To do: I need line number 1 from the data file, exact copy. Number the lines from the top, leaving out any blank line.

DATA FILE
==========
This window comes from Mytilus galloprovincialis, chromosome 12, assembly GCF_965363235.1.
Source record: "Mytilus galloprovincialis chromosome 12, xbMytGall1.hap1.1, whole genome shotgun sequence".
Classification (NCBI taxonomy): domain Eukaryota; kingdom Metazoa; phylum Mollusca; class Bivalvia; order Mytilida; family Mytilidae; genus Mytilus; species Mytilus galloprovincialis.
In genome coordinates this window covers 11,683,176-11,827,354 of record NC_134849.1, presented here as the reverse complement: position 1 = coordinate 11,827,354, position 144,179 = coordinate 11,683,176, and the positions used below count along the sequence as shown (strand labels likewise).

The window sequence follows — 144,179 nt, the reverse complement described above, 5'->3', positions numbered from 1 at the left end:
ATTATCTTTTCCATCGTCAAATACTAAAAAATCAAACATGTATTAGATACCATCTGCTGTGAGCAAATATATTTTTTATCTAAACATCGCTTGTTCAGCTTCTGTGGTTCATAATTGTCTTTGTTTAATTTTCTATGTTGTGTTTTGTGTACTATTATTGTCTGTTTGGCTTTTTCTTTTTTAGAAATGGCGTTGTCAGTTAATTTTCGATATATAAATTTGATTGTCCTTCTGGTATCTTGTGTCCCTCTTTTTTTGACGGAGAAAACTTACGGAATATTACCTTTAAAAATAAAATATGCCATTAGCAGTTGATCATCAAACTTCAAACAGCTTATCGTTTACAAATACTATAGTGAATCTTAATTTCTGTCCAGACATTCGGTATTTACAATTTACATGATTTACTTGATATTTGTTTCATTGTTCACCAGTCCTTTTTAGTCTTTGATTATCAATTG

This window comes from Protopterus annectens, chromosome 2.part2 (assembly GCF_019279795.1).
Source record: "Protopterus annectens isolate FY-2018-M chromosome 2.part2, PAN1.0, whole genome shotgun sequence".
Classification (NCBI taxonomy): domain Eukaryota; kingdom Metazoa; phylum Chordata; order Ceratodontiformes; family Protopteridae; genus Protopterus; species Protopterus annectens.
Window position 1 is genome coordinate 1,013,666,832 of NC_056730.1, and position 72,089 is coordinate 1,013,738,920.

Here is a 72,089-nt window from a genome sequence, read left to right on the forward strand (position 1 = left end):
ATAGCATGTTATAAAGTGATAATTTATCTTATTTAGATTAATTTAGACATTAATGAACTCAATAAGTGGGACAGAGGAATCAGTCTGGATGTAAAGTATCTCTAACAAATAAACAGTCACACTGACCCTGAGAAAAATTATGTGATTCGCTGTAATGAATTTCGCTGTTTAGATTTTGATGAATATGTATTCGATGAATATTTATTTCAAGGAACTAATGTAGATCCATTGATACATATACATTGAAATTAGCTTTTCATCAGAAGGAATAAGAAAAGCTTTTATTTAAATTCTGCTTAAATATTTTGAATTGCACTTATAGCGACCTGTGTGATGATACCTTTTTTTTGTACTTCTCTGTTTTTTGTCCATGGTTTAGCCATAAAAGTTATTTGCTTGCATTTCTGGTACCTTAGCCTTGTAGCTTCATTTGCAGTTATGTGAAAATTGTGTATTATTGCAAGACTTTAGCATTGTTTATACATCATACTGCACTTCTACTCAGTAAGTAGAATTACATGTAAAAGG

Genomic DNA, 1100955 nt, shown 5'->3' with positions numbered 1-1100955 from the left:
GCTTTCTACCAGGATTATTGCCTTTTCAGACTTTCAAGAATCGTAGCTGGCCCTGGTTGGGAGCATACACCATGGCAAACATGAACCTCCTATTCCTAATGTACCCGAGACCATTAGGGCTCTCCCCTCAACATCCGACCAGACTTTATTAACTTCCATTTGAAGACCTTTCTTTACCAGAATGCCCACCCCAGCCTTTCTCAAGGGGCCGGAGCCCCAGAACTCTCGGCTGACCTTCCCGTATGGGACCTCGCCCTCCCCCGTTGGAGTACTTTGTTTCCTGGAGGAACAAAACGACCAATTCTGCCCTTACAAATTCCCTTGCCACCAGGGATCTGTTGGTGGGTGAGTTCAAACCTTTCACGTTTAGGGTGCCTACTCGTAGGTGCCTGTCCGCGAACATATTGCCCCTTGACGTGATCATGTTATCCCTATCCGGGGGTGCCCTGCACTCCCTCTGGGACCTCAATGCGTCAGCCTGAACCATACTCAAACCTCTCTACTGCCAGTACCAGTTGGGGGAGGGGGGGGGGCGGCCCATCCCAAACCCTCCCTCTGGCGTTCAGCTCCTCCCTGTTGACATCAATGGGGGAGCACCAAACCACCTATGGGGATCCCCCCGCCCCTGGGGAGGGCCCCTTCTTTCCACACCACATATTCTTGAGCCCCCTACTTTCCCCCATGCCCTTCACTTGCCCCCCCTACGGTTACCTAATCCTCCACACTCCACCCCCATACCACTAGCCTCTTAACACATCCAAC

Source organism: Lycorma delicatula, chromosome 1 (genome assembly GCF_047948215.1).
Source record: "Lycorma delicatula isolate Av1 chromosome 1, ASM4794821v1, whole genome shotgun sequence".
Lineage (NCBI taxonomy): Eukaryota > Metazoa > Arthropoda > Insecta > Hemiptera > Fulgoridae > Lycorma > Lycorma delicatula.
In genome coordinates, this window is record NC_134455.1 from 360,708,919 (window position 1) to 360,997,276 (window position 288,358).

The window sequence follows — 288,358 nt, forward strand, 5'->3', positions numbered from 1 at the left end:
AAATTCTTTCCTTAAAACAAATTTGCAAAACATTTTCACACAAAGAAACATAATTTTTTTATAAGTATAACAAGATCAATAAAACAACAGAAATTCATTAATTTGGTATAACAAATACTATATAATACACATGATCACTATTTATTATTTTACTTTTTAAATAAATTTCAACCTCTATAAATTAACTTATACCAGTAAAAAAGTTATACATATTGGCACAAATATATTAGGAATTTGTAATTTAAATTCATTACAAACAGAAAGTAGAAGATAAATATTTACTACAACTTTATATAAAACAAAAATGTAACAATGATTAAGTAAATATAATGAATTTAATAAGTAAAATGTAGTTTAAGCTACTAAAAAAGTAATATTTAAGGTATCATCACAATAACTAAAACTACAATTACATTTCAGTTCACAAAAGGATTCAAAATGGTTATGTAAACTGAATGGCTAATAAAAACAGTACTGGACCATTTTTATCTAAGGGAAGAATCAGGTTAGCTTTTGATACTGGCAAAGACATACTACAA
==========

This window comes from Mytilus galloprovincialis, chromosome 12, assembly GCF_965363235.1.